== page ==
The price point at which miniNodes offers our boards differentiates us from other providers. Obviously, the specs of our boards are modest in comparison to other dedicated server providers, but we've found that not everyone needs high-powered Xeons with large amounts of RAM and storage. Many end-users are perfectly fine with only 1 or 2GB of RAM and 16 to 32gb of disk space, as they are not doing complex activities with their servers. Basic email, web hosting, IoT gateways, or home automation controllers are just some of the many use cases we have seen customers deploy on our servers. Entry level servers from major competitors start at $75 to $100 (up to $500 or more), so we are significantly cheaper for a dedicated server when a customer needs basic capabilities. 

Q: How are servers moving closer to the edge?

David: This is something that miniNodes will tackle in the next year to two years with an east coast point of presence, but ultimately as more and more compute is consolidated in large data centers, latency back to users who may be on mobile devices or anywhere in the world becomes an issue. Heavy compute workloads certainly make sense to handle in the cloud where the data centers have the enterprise-grade resources, but for less intensive workloads, cached data, and other low-impact compute services, having the resources closer to the user helps speed up the user experience. Bringing low-power servers to the edge of the network can reduce bandwidth costs for an organization (AWS for example, currently charges per gigabyte for bandwidth / traffic leaving their cloud), or can speed up application or web-page load times for users on mobile devices.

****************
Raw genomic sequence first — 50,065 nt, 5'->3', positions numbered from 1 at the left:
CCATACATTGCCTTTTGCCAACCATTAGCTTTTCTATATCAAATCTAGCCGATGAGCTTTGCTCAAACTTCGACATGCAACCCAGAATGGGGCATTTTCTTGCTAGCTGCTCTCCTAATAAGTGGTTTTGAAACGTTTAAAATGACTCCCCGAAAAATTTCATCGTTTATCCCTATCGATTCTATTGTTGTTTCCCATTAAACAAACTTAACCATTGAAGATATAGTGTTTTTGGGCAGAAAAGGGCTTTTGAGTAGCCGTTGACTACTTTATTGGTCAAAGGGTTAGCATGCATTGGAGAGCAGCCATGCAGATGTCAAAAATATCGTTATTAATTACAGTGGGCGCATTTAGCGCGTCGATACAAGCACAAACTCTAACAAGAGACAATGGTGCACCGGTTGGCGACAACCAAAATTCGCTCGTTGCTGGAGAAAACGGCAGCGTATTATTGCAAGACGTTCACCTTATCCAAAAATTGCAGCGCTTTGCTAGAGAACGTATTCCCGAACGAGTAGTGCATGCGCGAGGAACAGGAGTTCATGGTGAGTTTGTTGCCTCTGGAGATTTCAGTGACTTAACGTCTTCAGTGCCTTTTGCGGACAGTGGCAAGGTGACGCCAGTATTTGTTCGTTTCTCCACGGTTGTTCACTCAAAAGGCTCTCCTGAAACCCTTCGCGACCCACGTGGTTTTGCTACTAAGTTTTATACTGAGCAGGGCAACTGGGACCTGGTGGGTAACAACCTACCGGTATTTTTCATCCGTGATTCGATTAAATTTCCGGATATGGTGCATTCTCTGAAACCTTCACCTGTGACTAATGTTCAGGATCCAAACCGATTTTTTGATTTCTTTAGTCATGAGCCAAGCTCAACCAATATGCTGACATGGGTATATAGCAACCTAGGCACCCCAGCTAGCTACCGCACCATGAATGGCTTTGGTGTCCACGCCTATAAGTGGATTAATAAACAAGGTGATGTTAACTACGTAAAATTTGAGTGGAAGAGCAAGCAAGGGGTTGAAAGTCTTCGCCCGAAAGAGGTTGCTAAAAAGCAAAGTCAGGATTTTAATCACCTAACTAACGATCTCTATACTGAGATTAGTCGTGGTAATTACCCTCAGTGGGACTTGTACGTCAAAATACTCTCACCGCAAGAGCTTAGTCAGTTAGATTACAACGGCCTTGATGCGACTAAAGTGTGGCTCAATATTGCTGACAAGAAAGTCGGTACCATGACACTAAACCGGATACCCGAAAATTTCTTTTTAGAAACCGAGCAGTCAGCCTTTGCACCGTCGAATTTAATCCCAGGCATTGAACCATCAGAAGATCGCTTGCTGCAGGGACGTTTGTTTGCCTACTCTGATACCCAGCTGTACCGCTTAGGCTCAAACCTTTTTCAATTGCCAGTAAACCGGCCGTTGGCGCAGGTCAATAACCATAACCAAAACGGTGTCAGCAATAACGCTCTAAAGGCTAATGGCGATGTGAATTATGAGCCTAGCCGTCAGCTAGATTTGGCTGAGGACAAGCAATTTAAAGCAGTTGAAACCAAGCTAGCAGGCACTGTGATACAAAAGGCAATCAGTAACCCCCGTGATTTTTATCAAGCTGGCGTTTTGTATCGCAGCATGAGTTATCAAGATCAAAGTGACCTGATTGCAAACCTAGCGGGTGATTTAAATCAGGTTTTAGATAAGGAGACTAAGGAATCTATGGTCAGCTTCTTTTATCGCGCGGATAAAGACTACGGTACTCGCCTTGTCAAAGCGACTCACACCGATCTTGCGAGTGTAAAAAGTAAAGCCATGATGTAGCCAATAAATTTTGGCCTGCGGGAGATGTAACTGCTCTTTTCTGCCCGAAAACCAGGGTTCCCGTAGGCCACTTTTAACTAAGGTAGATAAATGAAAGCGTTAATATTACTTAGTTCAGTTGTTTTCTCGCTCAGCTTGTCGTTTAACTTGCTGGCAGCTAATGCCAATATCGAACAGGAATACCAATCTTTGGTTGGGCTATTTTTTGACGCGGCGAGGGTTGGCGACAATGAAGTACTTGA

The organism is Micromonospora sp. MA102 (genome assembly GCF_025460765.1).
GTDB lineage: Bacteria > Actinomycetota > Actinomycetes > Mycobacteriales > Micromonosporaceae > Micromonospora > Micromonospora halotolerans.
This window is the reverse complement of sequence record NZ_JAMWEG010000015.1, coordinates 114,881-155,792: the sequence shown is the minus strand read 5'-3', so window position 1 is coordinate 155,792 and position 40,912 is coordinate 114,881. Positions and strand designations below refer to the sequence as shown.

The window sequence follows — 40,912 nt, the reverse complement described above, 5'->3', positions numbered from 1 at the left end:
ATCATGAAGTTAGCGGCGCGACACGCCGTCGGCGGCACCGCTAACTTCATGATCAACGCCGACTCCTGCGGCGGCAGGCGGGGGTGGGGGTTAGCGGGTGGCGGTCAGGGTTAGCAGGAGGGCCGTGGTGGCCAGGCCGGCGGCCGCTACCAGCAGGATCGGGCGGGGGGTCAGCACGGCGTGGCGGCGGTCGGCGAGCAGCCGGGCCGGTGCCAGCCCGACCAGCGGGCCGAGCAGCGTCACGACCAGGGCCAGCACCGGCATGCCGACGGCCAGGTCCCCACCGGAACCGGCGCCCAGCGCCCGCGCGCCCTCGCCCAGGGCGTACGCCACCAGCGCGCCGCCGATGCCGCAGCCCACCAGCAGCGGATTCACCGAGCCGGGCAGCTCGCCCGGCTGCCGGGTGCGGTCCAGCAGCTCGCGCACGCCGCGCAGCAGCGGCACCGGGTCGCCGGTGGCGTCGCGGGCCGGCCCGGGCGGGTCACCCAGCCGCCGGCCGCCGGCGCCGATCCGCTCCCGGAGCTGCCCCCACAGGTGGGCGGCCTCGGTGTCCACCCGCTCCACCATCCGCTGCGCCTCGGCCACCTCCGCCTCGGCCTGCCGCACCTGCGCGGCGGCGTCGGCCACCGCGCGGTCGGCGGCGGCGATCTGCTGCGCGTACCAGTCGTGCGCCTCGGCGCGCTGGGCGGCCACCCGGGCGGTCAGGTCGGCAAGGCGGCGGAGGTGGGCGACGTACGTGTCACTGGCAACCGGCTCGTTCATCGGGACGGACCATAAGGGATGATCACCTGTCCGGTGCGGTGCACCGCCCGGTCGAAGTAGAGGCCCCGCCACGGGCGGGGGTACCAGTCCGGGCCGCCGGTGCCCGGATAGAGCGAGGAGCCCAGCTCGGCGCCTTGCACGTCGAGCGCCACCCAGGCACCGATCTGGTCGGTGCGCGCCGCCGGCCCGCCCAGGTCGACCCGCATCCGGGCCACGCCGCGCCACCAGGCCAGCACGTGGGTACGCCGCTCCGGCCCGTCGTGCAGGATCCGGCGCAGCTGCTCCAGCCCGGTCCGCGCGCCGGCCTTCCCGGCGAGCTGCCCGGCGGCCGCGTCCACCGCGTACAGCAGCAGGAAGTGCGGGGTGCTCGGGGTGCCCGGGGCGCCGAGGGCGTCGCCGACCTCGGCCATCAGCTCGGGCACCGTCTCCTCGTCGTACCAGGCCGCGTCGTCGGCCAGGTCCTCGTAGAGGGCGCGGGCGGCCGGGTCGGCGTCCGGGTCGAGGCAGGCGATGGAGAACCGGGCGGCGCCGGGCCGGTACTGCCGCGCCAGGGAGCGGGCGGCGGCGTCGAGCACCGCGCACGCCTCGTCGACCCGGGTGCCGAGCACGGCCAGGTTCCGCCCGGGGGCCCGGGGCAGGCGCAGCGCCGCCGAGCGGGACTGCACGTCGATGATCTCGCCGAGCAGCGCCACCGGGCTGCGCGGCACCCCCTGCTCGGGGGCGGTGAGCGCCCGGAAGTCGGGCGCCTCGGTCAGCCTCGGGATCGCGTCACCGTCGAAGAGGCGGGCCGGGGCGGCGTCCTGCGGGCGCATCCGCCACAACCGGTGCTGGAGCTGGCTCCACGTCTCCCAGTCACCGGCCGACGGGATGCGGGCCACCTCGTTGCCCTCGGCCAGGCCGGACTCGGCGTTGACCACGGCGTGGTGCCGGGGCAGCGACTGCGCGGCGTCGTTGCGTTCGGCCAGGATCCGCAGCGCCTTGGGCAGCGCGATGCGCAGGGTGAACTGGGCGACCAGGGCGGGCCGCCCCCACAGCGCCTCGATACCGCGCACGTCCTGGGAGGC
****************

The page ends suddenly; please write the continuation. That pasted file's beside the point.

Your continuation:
miniNodes Cluster Board project with GumStix

miniNodes Cluster Board project with GumStix

Q: Tell us about the new miniNodes Cluster Board project with GumStix

David: The new miniNodes Cluster Board consists of 5 Raspberry Pi CoM slots to hold the Pi Compute Modules, with a gigabit Ethernet switch built right in, all conveniently laid out on a small PCB with a single power input and Ethernet port.  This design will certainly save space and cabling mess but will also allow us to build automation into our sales and provisioning process. If all goes well, the board should also allow us to begin engineering a "Hosted Cluster" product, consisting of up to 5 nodes on a private LAN. This would be perfect for testing Docker Swarm, Kubernetes, or other multi-node applications.

We originally designed the board to help alleviate some of the manual work associated with deploying full size Raspberry Pis in bulk. But, based on the constant stream of RaspPi clusters and towers that appear in our Twitter feed, we think this board might be of use to the home automation hackers out there, Docker and Kubernetes developers, the serverless / OpenFaaS community, and more. We'd also like to make it generally available for purchase by anyone who wants one; Just drop in some Pi CoMs, and build something cool! We'd love to hear about it. Ping us on Twitter or shoot us an email. Happy hacking!